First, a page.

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The Road to Jerusalem

Driving up the main road from the airport or Tel Aviv into the mountains, Jerusalem welcomes you with an inspiring blend of old and new. In 2008, the city unveiled the new "Jerusalem Chords Bridge" - a high tech lightrail bridge over the city entrance that is built to the style and shape of a harp, the famous musical instrument of Israel's great King David. Designed to add a defining visual element to the city skyline, much like San Francisco's Golden Gate Bridge, the Empire State Building in Manhattan or the Champs-Elysées of Paris, the Chords Bridge blends the biblical history of Jerusalem with its modern flare.

The entrance to Jerusalem is still pretty abrupt, though; one minute you're on the highway and the next you've been transported to a different world. Almost immediately you find yourself on narrow streets with low-level buildings, many dating back decades and some even containing holes from where bullets struck them during various wars. The sidewalks are typically filled with people scurrying about, ultra-orthodox Jews or hasidim in their distinctive garb, university and high school students, soldiers with automatic rifles casually slung over one shoulder with a knapsack over the other. The unparalleled mixture of the ancient and modern, the secular and religious is apparent at once. You feel that something is different and, intellectually and spiritually, you know this is a place unlike any other.

One of its many unique qualities is that Jerusalem almost completely shuts down on Shabbat. This is a time of incredible quiet, like nothing you can experience in any other major city, when the observant Jews head for the Western Wall, synagogues and family gatherings, and less observant Jews enjoy their one day off from work, spend the day with their families, relax and take in the breathtaking beauty of the city. A handful of restaurants stay open and people still roam the streets, but most activity ends mid-day Friday and doesn't pick up again until after dark on Saturday.

Jerusalem is the largest city in Israel and the nation's capital. It is a place where you can have fun, but it is more spiritual than spirited. Of course, sometimes the spirit moves people a little too far. In fact, psychologists have identified something they call the "Jerusalem syndrome" to describe people who become so intoxicated with the city they act irrationally, sometimes to the point of believing themselves to be the messiah.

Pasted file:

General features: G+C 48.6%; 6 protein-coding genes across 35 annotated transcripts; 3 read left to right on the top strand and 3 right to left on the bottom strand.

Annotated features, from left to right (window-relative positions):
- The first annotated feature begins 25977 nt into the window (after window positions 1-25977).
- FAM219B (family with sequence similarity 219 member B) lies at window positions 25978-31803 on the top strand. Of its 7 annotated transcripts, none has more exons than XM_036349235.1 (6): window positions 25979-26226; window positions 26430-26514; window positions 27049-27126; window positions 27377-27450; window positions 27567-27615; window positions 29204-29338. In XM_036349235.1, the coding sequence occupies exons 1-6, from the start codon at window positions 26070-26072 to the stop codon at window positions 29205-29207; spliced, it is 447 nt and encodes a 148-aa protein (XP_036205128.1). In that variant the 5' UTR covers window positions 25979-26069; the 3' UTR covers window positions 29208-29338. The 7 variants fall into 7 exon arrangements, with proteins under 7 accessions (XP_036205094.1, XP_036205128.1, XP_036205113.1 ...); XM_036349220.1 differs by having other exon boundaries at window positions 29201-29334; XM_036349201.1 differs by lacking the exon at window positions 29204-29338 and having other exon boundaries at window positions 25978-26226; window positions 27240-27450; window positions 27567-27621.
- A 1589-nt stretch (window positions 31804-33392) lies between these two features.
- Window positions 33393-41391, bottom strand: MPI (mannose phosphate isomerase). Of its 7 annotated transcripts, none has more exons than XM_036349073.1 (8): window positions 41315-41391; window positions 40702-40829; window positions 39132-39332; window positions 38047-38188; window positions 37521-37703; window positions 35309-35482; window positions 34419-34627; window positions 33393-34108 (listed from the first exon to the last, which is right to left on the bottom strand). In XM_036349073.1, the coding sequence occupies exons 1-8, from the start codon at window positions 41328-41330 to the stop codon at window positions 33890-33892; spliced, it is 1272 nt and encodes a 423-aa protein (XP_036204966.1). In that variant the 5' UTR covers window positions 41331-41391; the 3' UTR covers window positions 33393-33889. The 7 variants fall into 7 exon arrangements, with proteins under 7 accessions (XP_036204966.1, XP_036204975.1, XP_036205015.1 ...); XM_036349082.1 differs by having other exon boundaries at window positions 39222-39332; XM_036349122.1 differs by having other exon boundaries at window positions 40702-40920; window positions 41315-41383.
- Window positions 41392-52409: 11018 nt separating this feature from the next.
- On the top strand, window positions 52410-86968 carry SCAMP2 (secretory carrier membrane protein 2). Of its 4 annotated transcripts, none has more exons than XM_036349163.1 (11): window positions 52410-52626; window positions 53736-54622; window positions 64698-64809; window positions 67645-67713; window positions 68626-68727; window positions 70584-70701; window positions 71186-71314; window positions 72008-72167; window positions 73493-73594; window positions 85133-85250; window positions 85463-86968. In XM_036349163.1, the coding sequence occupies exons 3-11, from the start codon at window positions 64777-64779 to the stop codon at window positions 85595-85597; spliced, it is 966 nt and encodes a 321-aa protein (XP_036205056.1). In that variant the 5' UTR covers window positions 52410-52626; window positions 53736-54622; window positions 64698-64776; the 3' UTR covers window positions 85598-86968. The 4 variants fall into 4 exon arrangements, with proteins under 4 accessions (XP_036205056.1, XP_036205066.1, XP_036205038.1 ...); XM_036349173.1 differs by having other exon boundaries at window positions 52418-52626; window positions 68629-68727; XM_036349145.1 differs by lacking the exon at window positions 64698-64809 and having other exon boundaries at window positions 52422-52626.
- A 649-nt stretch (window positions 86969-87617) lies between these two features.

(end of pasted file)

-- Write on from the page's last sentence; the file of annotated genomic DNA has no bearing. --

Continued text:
For purposes of this tour, we’ve divided the city into four sections. The first offers an overview of the city's long and rich history. This includes a discussion of the current controversy over the future of the city.

The next stop is the Old City, roughly 220 acres surrounded by walls built by Suleiman the Magnificent in the 16th century. This is the heart of the city and has both political and religious significance. The Old City is divided into quarters — Jewish, Armenian, Muslim and Christian. The holiest place for Jews is the Western Wall in the Jewish Quarter. Two of Islam’s most important shrines, the Dome of the Rock and al-Aqsa Mosque are in the Muslim Quarter on the Temple Mount. The Church of the Holy Sepulcher in the Christian Quarter is revered by Christians as the site of the death, burial, and resurrection of Jesus Christ. Here you can imagine life centuries ago and even walk on original 2,000-year-old stones.

The neighborhoods beyond the Old City walls include Yemin Moshe, the first Jewish neighborhood built outside the walls, which is identifiable by its distinctive – and unusable – windmill; Mount Scopus, home of the Hebrew University; the Mount of Olives, the site of several important Christian shrines and the cemetery where Jews have buried their dead for centuries and Mea She’arim, an island in time where ultra-Orthodox Jews dress and behave in traditional ways and strictly observe Jewish law.

The "new" city is the more modern part of Jerusalem that was mostly built after Jordan occupied the Old City and the rest of the eastern half of the city following the 1948 war. This is where Israel has established most of its government offices, including the Knesset and the magnificent new Supreme Court building. It is also where you can find the world-renowned Hadassah Hospital, with its famous Chagall windows; Mt. Herzl, the final resting place of most of Israel’s leaders and Yad Vashem, Israel museum and memorial to the Holocaust. Most visitors stay in this part of the city, which also has beautiful parks and a lively downtown with clubs, shops and restaurants.

For believers, this is the place where the call to God is a local one. For everyone else, it is a place of great beauty and history that is unlike anywhere else on earth.

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